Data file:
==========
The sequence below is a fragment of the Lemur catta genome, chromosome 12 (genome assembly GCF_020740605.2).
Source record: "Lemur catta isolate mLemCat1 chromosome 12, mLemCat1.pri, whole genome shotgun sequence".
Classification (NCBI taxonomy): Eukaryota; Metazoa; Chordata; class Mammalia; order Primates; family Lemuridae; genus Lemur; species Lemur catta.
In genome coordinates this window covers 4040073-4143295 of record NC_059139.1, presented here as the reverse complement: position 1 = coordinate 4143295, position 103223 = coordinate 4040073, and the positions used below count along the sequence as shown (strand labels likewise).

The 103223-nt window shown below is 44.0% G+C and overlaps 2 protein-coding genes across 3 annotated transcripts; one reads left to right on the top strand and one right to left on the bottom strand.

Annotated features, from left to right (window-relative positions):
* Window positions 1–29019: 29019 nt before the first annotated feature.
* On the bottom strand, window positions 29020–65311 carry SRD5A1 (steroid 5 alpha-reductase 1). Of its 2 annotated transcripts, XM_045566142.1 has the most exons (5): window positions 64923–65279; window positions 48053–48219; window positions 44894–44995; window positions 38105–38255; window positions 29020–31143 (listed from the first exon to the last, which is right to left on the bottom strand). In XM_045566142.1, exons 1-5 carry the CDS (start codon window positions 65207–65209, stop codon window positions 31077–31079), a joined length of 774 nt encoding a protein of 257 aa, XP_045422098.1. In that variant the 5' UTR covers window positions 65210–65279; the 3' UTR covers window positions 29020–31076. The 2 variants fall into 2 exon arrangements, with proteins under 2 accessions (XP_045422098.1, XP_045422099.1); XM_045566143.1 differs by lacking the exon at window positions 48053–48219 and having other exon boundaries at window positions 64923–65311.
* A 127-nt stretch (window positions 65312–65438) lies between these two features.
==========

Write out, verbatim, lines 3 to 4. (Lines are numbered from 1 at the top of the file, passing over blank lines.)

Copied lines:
Classification (NCBI taxonomy): Eukaryota; Metazoa; Chordata; class Mammalia; order Primates; family Lemuridae; genus Lemur; species Lemur catta.
In genome coordinates this window covers 4040073-4143295 of record NC_059139.1, presented here as the reverse complement: position 1 = coordinate 4143295, position 103223 = coordinate 4040073, and the positions used below count along the sequence as shown (strand labels likewise).